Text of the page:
Titanic: The Hingley Anchors

Titanic’'s centre anchor was at the time and for some time to follow, the world’s largest anchor ever forged by hand. Jonathan Smith explores the construction of the anchor and the company that created it.
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Titanic: The Hingley Anchors

Titanic Research

Titanic’'s centre anchor was at the time and for some time to follow, the world’s largest anchor ever forged by hand. Jonathan Smith explores the construction of the anchor and the company that created it.

Hall's Latest Improved Patent Anchors

1910 Noah Hingley and Halls anchor book
(Jonathan Smith Collection) 

Titanic’s centre anchor was at the time and for some time to follow, the world’s largest anchor ever forged by hand. In its overall size the anchor measured an impressive 18ft 6in in length. The cast steel head of the anchor measured 10ft 9in in width and the anchor weighed an incredible 15ton 16cwts. The order for the anchors, both side and centre, were received from Harland & Wolff in late 1910 by the Black Country’s historic forging company, Noah Hingley & Sons Ltd in Netherton, near Dudley, United Kigdom. But not every part of the anchors was to be produced by Hingley's. 

Noah Hingley and Sons Ltd

Noah Hingley & Sons Ltd
(Jonathan Smith Collection) 

The head of the anchor was cast by John Rogerson and Co. in Newcastle-upon-Tyne upon the request of Hingley's and manufactured to the 1910 Hall’s Patent. The steel drop forged anchor shank went to the neighbouring West Midlands company Walter Somers Ltd in Halesowen, who were based just a few miles from the Hingley works. The job was given to Somers by Hingley's due largely to Somers having the techniques to produce large scale ingots and housing much more powerful steam powered drop forge hammers compared to the one in use at the Hingley's works at the time. The Noah Hingley works, however, did go on to manufacture themselves the anchor shackle and pin, anchor head locking pins and retaining blocks, anchor attachment links, anchor chains (for the side anchors), mooring swivel chains and anchor chains deck stoppers for the “unsinkable” liner. The head of the anchor was to be cast in a bed of fine grey casting sand. The process was typical of late Victorian and early Edwardian casting, but on a much larger scale. The bed had the shape of the anchor pressed into the sand from large wooden moulds made of the anchor head. The bed, which sat close to the furnaces, had molten steel poured into the mould. Once cooled down the whole cast head was lifted from the mould and cleaned off. If the head of the anchor was incorrect in weight during proving house testing, pig-iron was added to the head to balance and correct the structure.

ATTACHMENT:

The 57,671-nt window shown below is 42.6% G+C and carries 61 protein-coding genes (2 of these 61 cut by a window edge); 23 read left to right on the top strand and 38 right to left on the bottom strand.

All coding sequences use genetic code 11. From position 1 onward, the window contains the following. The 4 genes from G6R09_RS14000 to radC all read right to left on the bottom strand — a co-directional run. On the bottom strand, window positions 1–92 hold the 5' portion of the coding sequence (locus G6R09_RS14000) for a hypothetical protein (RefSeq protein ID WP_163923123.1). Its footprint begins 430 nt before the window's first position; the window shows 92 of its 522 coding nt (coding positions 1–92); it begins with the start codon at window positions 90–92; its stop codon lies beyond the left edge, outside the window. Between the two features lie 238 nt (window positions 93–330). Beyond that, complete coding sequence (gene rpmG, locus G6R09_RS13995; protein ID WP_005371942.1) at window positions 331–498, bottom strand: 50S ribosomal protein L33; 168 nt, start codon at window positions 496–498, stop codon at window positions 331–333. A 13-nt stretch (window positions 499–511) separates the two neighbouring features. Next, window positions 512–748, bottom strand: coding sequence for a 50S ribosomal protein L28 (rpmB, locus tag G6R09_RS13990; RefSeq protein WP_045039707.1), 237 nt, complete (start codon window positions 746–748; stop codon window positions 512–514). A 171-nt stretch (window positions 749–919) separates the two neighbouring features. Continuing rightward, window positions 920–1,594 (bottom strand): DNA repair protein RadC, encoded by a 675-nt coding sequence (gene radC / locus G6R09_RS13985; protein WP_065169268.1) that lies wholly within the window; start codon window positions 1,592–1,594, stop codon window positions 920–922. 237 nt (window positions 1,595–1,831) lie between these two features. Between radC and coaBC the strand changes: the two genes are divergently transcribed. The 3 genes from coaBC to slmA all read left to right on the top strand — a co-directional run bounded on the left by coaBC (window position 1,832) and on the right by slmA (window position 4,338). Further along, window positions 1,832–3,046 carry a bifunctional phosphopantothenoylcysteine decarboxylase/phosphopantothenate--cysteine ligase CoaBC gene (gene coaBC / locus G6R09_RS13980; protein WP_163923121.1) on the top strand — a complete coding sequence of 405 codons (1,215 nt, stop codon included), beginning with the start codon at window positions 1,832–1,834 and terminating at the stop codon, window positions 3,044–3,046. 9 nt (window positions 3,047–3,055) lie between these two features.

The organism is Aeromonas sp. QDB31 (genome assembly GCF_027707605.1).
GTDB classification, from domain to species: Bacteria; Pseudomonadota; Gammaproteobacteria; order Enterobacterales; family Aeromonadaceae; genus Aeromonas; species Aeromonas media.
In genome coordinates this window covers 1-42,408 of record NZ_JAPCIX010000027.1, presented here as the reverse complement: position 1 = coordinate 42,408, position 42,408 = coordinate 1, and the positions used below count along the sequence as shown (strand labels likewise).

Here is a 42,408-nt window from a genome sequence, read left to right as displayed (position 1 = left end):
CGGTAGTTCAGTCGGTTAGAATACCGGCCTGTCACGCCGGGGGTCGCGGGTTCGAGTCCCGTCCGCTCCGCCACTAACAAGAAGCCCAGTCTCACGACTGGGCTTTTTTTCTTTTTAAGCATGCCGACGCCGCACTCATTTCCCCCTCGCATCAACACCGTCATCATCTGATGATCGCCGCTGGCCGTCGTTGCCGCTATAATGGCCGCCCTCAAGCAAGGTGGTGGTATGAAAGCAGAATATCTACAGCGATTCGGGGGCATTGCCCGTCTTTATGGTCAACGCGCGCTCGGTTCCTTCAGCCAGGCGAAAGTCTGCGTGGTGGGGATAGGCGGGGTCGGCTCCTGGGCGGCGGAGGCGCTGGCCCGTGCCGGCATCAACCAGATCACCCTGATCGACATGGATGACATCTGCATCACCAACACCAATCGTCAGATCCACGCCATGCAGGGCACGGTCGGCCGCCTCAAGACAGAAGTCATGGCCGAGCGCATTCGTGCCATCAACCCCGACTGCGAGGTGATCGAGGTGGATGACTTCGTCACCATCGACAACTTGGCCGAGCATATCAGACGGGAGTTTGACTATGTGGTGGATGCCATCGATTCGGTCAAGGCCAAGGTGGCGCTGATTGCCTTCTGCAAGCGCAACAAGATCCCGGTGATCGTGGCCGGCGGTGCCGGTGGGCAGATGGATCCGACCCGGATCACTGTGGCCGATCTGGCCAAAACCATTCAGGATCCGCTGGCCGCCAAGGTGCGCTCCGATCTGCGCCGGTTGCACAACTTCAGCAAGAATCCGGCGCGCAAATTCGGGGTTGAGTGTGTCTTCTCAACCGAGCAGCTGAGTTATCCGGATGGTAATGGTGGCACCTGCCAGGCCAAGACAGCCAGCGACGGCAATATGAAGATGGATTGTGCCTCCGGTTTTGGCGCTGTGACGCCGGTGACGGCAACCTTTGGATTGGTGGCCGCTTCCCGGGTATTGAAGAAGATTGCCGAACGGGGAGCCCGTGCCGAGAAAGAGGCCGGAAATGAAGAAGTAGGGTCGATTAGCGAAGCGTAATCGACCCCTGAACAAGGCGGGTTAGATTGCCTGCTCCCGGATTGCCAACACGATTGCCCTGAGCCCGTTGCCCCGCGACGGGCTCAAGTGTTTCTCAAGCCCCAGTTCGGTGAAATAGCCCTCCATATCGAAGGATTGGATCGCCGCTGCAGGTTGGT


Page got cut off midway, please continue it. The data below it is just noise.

The 1910 Halls Olympic Class Anchor

The 1910 Halls Olympic Class anchor
(Jonathan Smith Collection) 

The fabrication of the anchor shank was a much more daunting process. The shank would start life as a huge solid steel ingot formed from smaller blocks of iron bars and compacted into one large structure that would be more workable depending on size. Heated to over 5000 degree's in the furnaces, a 20 ton steam operated drop forge hammer was used to form the anchor shank’s principal shape. A team of workers known more commonly as Hammermen would in groups turn the shank using chain pulley system attached to the workshops roofing structure, sliding the heavy shank back and forth into the drop forged. Each time the steel began to cool, the section would be reheated in the furnace and the process repeated until the shank met to requirements in ordered size. The end result for Titanic's centre anchor was an object over fifteen feet in length and weighing almost 8 tons. For the eyelets at both ends of the shank, for the securing pins to be passed through to secure both head and shackle, the eyes were machine lathed and cleaned up. 

Steam powered drop hammer

Steam powered drop hammer forge at work on a ships anchor shank
(Jonathan Smith Collection)